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“Dog-Speak” Increases Bond With Your Pup


As parents coo murmuring sounds and baby-talk to their child, scientists are pointing the finger to pet owners and telling them to do the same with their favorite furry friend at home. Bonding of this type serves as a key social bond to relationship building whether for humans or animals, according to scientists in a new study published in March from the University of York.

Known in western culture as “dog-speak,” the way pet owners speak to their canine family members can improve social bonds between pets and their owners, as well as hold a dog’s attention.

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Previous studies on speech interaction, or “dog-speak,” reveal that communicating in a high-pitch voice with exaggerated emotion — much like adults do with their babies — improves engagement with puppies, although no real differences were spotted with older adult canines. For example, a pet owner who addresses their dog like “Who’s a good boy?” in a high-pitched voice directed at a puppy gets both a wagging tail and your full attention as you head out the door on a walk together.

Study Finds “Dog-Speak” Fosters Bonding With Your Pup

New experiments by the University of York scientists show subtle similarities with the way humans talk to their dogs and how “infant-directed” speech improves a human baby bond with its parents. A high-pitched voice with exaggerated emotion is common to hear when humans interact with their dogs. The same benefits for a dog as a baby were demonstrated, whether it was an adult dog or a puppy.

Additionally, social bonding between humans and their pets was indeed influenced by the type of dog-directed speech communication. Lead researcher, Katie Slocombe, PhD, from University of York’s Department of Psychology, put humans in the same room as the dog to resemble a natural setting for the dogs to test whether dogs paid more or less attention to “dog speak” as well as if they were motivated to spend extra time with the adult who had spoken to them. Speech tests with adult dogs were conducted, where dogs could listen to someone using dog-directed speech, like “Let’s go for a walk,” or “Good dog,” or adult-directed speech as if an adult were carrying on a regular conversation with another adult but directed to the dog.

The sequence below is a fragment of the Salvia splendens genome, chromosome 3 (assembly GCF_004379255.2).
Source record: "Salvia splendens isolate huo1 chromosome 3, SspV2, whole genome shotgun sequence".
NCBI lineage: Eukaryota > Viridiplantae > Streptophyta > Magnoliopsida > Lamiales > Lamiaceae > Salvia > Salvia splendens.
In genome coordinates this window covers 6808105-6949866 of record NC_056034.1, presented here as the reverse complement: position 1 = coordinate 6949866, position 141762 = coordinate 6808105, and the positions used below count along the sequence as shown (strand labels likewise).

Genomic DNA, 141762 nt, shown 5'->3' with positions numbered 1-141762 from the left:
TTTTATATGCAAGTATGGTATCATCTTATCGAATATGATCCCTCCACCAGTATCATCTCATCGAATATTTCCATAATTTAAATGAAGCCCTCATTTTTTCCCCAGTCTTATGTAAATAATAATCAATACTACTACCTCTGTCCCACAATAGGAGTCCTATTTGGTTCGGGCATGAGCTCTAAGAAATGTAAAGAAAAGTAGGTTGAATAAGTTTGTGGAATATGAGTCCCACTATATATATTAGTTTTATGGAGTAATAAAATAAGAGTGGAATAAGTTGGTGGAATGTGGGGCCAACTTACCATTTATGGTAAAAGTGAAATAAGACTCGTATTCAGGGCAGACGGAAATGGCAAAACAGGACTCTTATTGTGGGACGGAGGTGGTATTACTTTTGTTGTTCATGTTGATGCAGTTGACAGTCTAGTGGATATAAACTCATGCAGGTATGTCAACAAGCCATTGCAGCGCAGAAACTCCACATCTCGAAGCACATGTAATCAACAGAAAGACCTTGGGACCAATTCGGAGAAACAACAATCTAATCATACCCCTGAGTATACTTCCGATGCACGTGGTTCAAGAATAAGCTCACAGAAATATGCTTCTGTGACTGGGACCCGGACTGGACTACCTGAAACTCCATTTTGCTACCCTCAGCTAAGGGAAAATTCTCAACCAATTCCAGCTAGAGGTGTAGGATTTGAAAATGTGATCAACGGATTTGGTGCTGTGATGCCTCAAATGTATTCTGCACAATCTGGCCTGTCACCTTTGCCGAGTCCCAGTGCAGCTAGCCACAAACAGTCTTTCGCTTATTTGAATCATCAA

The dogs then chose which adult speaker they wanted to go to and interact with afterwards. They found that the adult dogs were more likely to interact with the speaker who used both dog-directed speech with dog-related words. Next, the researchers mixed dog-directed speech with non-dog related words to see if specifically the word content or high-pitched emotional tone of the speech was what attracted the dogs.

The study’s conclusion showed no preference by dogs for one speaker or another, predicting that adult dogs need to hear both a high-pitched emotional voice with dog-relevant words like “Good boy,” “Good girl,” or “Walk.” This research goes a long way toward improving your dog’s attention and strengthening social bonds with your special furry “baby.”


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